I told you so. In a Ted Talk almost two years ago I told you so. I said that while too much student debt is bad for students, it may be worse for colleges. Events in 2015 are starting to prove me right. Ordinarily I wouldn't be a scold but there still remains a huge misunderstanding of what is happening.
Remember that almost all the money from student loans ends up in the pockets of colleges. To wit, my theory is colleges have grown far too dependent on these loans which have become one of their biggest sources of income. The solvency of colleges depends on their being able to raise tuition each year confident that student's have access to student loans to pay for the increases. The government makes these loans and it has become the company store to which colleges owe their financial life. While worried about their finances, colleges are very certain that the government will always be there for them. But is this confidence warranted? What if student defaults continue to grow to a point where they loan defaults jeopardize the whole program? Or what if the feds start to cut back on financial aid in order to control the deficit?
For proof of colleges' over-dependence on student loans let's look at Sweet Briar and the stock performance of for profit Schools. Sweet Briar was just rescued from the brink and for profit stocks crashed. Why?
Sweet Briar, a small college with a considerable history in Virginia, was unable to hold the line on its tuition discount. Families demanded higher and higher discounts to enroll their children. Paradoxically, each student could have easily borrowed enough to pay Sweet Briar's tuition. But the tuition increases had become too high. Students and their families were no longer willing to borrow the amounts needed to support the increase. Building its finances on student loans instead of on more stable revenues positioned Sweet Briar to fail.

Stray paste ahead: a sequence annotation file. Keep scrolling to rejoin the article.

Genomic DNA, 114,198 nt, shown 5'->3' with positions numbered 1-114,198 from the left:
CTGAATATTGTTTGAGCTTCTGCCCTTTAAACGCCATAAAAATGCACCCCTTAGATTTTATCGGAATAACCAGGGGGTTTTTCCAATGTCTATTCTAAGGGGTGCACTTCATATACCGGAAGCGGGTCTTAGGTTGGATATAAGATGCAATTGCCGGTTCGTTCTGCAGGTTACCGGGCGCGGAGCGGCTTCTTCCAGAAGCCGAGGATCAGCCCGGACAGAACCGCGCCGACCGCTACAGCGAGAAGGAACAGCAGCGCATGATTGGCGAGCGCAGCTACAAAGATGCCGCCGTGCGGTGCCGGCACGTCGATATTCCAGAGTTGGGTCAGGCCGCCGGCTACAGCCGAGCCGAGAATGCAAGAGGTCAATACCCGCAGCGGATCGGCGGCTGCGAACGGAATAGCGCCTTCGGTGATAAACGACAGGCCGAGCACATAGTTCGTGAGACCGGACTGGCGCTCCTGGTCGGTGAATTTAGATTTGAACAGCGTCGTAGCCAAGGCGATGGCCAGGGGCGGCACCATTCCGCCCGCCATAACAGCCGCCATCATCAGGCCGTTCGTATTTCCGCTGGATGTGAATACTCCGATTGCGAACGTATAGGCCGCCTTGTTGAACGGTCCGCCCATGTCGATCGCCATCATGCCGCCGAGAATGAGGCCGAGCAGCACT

Over the past year the stocks of For Profit Schools fell on average by 60%. At the same time the S&P reached record highs, the government has been leaning on these colleges for the high loan default rates of their students. Indeed, student debt receipts make up close to 80%-90% of the total revenues of these institutions. The market clearly rejects revenue models so dependent on one source of volatile income.
Is this income volatile? It is. Tucked inside the Republican Budget proposal that has been approved by the House is a 15% decline in Pell grants. Any dollar of Pell Grant removed is another dollar to be borrowed. The short sighted policy of the Republicans will cause student loans to be topped up to unsustainable levels. It kicks the can down the road until these extra loans show up in the default column.